Ye men of Judaea, and all ye that dwell at Jerusalem, be this known unto you, and hearken to my words: for these are not drunken, as ye suppose, seeing it is but the third hour of the day. But this is that which was spoken by the prophet Joel; and it shall come to pass in the last days, saith God, I will pour out of my Spirit upon all flesh: and your sons and your daughters shall prophesy, and your young men shall see visions, and your old men shall dream dreams: and on my servants and on my handmaidens I will pour out in those days of my Spirit; and they shall prophesy. Acts 2:14b-18
This year marks the 120th anniversary of the organizational beginnings of what has become the International Pentecostal Holiness Church. B. H. Irwin’s Fire-Baptized Holiness Association formed in 1898. That same year, A. B. Crumpler set in order the first Pentecostal Holiness Church in Goldsboro, North Carolina, and N. J. Holmes launched the Altamont Bible and Missionary Institute (now Holmes Bible College). Their early years were marked by a common evangelistic zeal for souls, commitment to living holy, and hunger for supernatural power to witness in the “eleventh hour” they believed was upon them.
Out of this mix of passions came some courageously counter-cultural actions. They ministered to African-Americans in the small-town South, Native Americans in rural Oklahoma, Italian and Jewish immigrants in Appalachian coal towns, and even settlements of transients and “mixed race” people scattered across the nation. They took a courageous stand against abortion (“child murder”), corrupt partisan politics, and the emerging consumer culture that defined happiness by possessions. They built orphanages and homes for “unwed mothers” in state after state. They often celebrated the right of women, children, and the uneducated to preach the gospel when anointed by the Lord. And they gave sacrificially of their scarce resources to send the love of Jesus to lost and destitute people both at home and abroad.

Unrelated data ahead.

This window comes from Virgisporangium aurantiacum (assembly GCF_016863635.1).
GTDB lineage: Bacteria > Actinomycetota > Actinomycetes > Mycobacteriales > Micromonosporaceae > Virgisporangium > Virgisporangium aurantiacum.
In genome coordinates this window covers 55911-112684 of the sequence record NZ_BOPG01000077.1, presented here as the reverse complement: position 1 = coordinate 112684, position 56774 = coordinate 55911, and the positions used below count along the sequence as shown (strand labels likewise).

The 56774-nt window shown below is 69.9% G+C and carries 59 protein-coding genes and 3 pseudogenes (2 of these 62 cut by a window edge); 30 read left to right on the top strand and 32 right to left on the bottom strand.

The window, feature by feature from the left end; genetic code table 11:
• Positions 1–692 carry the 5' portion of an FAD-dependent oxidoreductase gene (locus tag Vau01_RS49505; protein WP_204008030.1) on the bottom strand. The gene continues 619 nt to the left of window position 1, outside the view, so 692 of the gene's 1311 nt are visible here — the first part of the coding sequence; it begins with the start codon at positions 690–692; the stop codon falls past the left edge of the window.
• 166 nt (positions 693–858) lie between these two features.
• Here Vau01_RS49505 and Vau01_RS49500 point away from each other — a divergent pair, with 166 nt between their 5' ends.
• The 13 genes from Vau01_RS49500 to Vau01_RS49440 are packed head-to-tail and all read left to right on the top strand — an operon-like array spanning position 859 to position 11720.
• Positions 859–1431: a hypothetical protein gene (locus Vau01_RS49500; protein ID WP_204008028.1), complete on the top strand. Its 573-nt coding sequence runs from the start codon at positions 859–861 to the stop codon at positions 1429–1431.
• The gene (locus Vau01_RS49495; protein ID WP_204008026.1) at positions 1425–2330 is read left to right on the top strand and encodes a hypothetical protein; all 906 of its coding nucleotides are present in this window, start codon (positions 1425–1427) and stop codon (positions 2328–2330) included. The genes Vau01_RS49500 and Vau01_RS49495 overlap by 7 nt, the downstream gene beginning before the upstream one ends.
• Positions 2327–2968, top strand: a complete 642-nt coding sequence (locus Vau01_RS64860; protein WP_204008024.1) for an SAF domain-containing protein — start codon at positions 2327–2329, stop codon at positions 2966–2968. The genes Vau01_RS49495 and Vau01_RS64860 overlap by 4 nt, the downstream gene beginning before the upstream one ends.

Preachers like G. B. Cashwell, who we now know as the “Apostle of Pentecost to the South,” were attracted to these radically evangelistic groups at the turn of the 20th century. As early as 1903, Cashwell hungered for a fresh outpouring of purity that would keep believers free from the distractions of “the world” and of “spiritual gifts” that would empower them to turn that world upside down for Jesus. Like many others, Cashwell was looking for a coming end-time pentecostal revival to accelerate the evangelization of the world—a revival they could point to and say, “This is that!”
In the Fall of 1906, Cashwell read about the Azusa Outpouring in Los Angeles, a revival led by an African-American preacher, William J. Seymour. In September 1906, Seymour began publicizing the revival with headlines like “Los Angeles Being Visited by a Revival of Bible Salvation and Pentecost as Recorded in the Book of Acts.” His Apostolic Faith ran powerful testimonies of sanctified people receiving a subsequent Holy Ghost baptism initially evidenced by speaking in tongues. This experience was often followed by a miraculous physical healing or the instantaneous ability to preach or play instruments with an ability not previously possessed. Determined to find out if this is that, Cashwell fasted and prayed for six days on a train from North Carolina to California.